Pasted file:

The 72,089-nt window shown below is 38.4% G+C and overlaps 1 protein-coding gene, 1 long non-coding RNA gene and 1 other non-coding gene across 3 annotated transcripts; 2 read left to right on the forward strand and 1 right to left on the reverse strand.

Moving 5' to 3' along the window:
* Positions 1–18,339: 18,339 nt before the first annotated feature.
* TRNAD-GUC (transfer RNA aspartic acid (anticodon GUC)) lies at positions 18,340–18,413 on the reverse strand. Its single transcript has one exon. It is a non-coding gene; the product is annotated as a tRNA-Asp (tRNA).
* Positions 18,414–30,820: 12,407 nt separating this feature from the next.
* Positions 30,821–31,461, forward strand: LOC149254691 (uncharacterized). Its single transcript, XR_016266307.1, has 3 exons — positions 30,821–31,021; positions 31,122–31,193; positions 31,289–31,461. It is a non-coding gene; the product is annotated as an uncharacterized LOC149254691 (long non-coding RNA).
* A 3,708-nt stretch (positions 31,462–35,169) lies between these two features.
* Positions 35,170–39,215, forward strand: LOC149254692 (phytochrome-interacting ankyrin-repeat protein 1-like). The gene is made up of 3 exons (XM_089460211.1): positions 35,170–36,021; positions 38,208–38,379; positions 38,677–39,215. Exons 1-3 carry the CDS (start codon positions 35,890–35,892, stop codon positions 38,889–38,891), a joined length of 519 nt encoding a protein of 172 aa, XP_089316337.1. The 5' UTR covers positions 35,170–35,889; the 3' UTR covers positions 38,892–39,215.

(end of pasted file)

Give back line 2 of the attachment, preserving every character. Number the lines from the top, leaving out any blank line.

Moving 5' to 3' along the window: